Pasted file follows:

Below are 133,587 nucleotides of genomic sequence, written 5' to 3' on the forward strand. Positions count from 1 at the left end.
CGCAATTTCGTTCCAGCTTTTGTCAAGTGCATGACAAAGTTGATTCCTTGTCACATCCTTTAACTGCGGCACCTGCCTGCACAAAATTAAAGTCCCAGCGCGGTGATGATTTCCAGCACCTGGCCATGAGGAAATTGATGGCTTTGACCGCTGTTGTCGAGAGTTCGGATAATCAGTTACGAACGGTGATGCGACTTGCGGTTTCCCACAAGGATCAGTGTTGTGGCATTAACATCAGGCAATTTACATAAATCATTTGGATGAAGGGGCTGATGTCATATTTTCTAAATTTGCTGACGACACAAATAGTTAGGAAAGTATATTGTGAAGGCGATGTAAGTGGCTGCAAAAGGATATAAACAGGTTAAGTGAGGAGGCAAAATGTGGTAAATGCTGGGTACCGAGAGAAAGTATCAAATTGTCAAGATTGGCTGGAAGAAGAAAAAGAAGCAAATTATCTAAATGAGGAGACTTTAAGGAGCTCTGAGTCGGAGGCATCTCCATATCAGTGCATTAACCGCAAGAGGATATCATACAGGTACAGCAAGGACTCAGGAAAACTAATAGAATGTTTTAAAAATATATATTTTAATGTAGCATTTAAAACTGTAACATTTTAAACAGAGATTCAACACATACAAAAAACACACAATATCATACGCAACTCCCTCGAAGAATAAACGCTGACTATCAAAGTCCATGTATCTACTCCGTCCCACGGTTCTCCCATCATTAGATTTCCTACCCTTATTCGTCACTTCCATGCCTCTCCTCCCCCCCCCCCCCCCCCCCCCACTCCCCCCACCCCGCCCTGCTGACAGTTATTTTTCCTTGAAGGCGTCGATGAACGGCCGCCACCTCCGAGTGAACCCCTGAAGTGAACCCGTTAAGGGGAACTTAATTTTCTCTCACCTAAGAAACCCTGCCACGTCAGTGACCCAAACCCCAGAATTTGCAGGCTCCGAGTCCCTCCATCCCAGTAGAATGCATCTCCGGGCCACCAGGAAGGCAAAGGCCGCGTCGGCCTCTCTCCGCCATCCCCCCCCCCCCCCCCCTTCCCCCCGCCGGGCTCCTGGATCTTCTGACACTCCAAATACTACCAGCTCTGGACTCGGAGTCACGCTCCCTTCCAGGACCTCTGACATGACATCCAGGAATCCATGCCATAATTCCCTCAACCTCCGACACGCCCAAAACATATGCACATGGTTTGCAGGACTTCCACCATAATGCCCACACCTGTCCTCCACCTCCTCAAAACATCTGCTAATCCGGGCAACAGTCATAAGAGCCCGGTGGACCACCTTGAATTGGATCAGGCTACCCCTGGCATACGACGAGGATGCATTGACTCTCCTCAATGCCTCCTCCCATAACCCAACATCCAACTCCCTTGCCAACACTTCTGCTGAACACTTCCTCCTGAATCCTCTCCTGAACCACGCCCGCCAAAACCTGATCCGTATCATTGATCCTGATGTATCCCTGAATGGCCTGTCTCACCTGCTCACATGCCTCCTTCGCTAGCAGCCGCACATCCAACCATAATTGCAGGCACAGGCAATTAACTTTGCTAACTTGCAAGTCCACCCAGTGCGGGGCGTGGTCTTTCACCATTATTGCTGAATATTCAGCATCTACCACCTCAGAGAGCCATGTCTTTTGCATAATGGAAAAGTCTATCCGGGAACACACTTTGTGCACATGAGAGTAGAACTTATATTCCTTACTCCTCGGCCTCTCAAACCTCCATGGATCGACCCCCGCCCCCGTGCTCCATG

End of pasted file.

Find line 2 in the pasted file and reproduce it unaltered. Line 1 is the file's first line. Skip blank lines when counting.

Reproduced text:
CGCAATTTCGTTCCAGCTTTTGTCAAGTGCATGACAAAGTTGATTCCTTGTCACATCCTTTAACTGCGGCACCTGCCTGCACAAAATTAAAGTCCCAGCGCGGTGATGATTTCCAGCACCTGGCCATGAGGAAATTGATGGCTTTGACCGCTGTTGTCGAGAGTTCGGATAATCAGTTACGAACGGTGATGCGACTTGCGGTTTCCCACAAGGATCAGTGTTGTGGCATTAACATCAGGCAATTTACATAAATCATTTGGATGAAGGGGCTGATGTCATATTTTCTAAATTTGCTGACGACACAAATAGTTAGGAAAGTATATTGTGAAGGCGATGTAAGTGGCTGCAAAAGGATATAAACAGGTTAAGTGAGGAGGCAAAATGTGGTAAATGCTGGGTACCGAGAGAAAGTATCAAATTGTCAAGATTGGCTGGAAGAAGAAAAAGAAGCAAATTATCTAAATGAGGAGACTTTAAGGAGCTCTGAGTCGGAGGCATCTCCATATCAGTGCATTAACCGCAAGAGGATATCATACAGGTACAGCAAGGACTCAGGAAAACTAATAGAATGTTTTAAAAATATATATTTTAATGTAGCATTTAAAACTGTAACATTTTAAACAGAGATTCAACACATACAAAAAACACACAATATCATACGCAACTCCCTCGAAGAATAAACGCTGACTATCAAAGTCCATGTATCTACTCCGTCCCACGGTTCTCCCATCATTAGATTTCCTACCCTTATTCGTCACTTCCATGCCTCTCCTCCCCCCCCCCCCCCCCCCCCCACTCCCCCCACCCCGCCCTGCTGACAGTTATTTTTCCTTGAAGGCGTCGATGAACGGCCGCCACCTCCGAGTGAACCCCTGAAGTGAACCCGTTAAGGGGAACTTAATTTTCTCTCACCTAAGAAACCCTGCCACGTCAGTGACCCAAACCCCAGAATTTGCAGGCTCCGAGTCCCTCCATCCCAGTAGAATGCATCTCCGGGCCACCAGGAAGGCAAAGGCCGCGTCGGCCTCTCTCCGCCATCCCCCCCCCCCCCCCCCTTCCCCCCGCCGGGCTCCTGGATCTTCTGACACTCCAAATACTACCAGCTCTGGACTCGGAGTCACGCTCCCTTCCAGGACCTCTGACATGACATCCAGGAATCCATGCCATAATTCCCTCAACCTCCGACACGCCCAAAACATATGCACATGGTTTGCAGGACTTCCACCATAATGCCCACACCTGTCCTCCACCTCCTCAAAACATCTGCTAATCCGGGCAACAGTCATAAGAGCCCGGTGGACCACCTTGAATTGGATCAGGCTACCCCTGGCATACGACGAGGATGCATTGACTCTCCTCAATGCCTCCTCCCATAACCCAACATCCAACTCCCTTGCCAACACTTCTGCTGAACACTTCCTCCTGAATCCTCTCCTGAACCACGCCCGCCAAAACCTGATCCGTATCATTGATCCTGATGTATCCCTGAATGGCCTGTCTCACCTGCTCACATGCCTCCTTCGCTAGCAGCCGCACATCCAACCATAATTGCAGGCACAGGCAATTAACTTTGCTAACTTGCAAGTCCACCCAGTGCGGGGCGTGGTCTTTCACCATTATTGCTGAATATTCAGCATCTACCACCTCAGAGAGCCATGTCTTTTGCATAATGGAAAAGTCTATCCGGGAACACACTTTGTGCACATGAGAGTAGAACTTATATTCCTTACTCCTCGGCCTCTCAAACCTCCATGGATCGACCCCCGCCCCCGTGCTCCATG